Valentine’s Day is a perfect excuse to show your child just how much he or she is loved. Use these creative ideas to show how much you care now and throughout the year.
Lovely Lunches. Add a shaped candy to your child’s lunch box. Stock up during after-Valentine’s Day sales so you don’t run out. Or use a large, heart-shaped cookie cutter to make heart-shaped sandwiches, toast and other treats. Your kids will love the shape and that you’ve eliminated the crust.
Cupful of Love. Give your child a “World’s Greatest Son/Daughter” or “I Love You” cup, and use it when you serve hot cocoa or graham crackers and milk.
“Do” Lunch. Hit her favorite fast-food joint, go on a picnic or have lunch at school. (If you choose the latter, make sure your child won’t mind, to avoid social embarrassment.)
Poet and Didn’t Know It. Write a poem for your child. If poetry isn’t your thing, look up simple children’s rhymes and customize. Poems can be serious or fun, but either way, your child will love it.
Valentine Welcome. Welcome your child home with a valentine banner across your front porch.
Snail Mail Surprise. Kids love to get mail, so send a card or letter. Don’t forget to let her check the mail to discover the greeting herself.
Say It with Email. Send your child an email with a link to a fun website or a funny e-greeting.
Scrabble Greetings. Wish your child a “Happy Valentine’s Day” with a Scrabble tile message. For younger readers, spell out a simple phrase, leaving a space between words. For older kids, make them figure out your greeting. Intersect the words as you would in the game.
C is for… Make a poster listing your child’s characteristics. Put her name at the top and then list as many positive descriptive words as you can that begin with her initial. Use a thesaurus to find oodles of words. (Example: Cassandra, cute, caring, creative, crafty and curious.) Laminate or frame it and hang it in her room.
Poetic Praise. Give your child a poetry book written especially for sons or daughters. To My Son with Love or To My Daughter with Love on the Important Things in Life, written by Susan Polis Schultz, offer encouragement and a new understanding of your love and commitment.
Do It Together
Love is Silly. One thing kids love and do best is act silly, so loosen up and join in the fun. If being silly isn’t your style, practice up. Letting loose is a great way to de-stress and to let your child know he’s fun to be around.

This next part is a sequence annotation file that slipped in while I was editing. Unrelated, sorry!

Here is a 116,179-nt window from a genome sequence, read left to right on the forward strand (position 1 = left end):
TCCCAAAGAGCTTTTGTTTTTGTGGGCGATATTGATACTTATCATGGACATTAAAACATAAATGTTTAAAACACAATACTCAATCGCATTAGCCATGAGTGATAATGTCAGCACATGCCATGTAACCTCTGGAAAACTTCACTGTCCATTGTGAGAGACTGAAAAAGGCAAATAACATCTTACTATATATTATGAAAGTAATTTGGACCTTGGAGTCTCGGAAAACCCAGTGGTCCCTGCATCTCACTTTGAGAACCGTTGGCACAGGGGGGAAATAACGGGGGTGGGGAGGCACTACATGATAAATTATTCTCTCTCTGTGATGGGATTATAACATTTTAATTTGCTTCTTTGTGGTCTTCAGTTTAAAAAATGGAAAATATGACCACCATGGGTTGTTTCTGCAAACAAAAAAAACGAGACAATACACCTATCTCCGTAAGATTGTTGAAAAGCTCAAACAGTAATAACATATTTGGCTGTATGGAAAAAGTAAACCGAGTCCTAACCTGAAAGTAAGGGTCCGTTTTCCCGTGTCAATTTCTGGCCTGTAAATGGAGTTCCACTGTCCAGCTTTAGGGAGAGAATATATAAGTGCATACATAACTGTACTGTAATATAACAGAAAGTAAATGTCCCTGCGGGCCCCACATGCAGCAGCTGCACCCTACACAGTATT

Gift of Time. Finding time to read to or play with your child isn’t always easy. Fortunately, quality—rather than quantity—is what matters most. Show your child you care by setting aside a few minutes each day to talk, read or play together.
Class Connection. As kids grow, together time becomes increasingly rare. Together, decide on an activity the two of you would enjoy. Sign up for a class or set a regular schedule for the activity and mark it on your calendar. Treat it as you would any other commitment.
Eventful Gifts. Secretly buy tickets to a concert, ice show or sporting event your kids have been dying to see. On the day of the event, just say you’re all going out for dinner or some other concoction, then enjoy the surprise when you arrive at your true destination.
Make a Date. Plan a regular date for one-on-one time. This works especially well for families with more than one child. Each parent should take a turn with each child and go play putt-putt golf, take in a movie, go roller-skating or spend an afternoon at the park. Set a regular schedule so your child can look forward to your dates together.
Gifts from the Heart
For Her or For Him. Cut fresh flowers for your daughter, to brighten her room and her day. Clip sports cars from magazines for your son, and post them on a bulletin board in his room.
Engrave Your Thoughts. Have a necklace or bracelet engraved for your child. Be sure to include his name, your sentiments and whom it’s from.
Van Gogh in the Making. Sift through your child’s art collection and select a piece to display. Matte, frame and hang it in a room—other than your child’s—for everyone to see.
Worth a Thousand Words. Choose photos of your child from infancy to present, then trim them into different sizes and shapes. Overlap and tape them to the backing of a frame using double-sided tape, then frame.
It’s in the Wrapping. Don’t wait for a special occasion to give a gift. Pick up something for your child and wrap it as a surprise. Don’t forget the ribbon (so it takes longer to unwrap) and include a gift card with a sweet message.
Scrapbookin’ Fun. Put together a memory scrapbook. Use photos, vacation postcards and ticket stubs. Dedicate each page to a holiday, event or theme. Include dates and any details you remember, along with cute sayings and stickers.
Kimberly Blaker is an author and freelance writer. Her articles have appeared in more than 200 newspapers, parenting and women’s magazines, and other publications.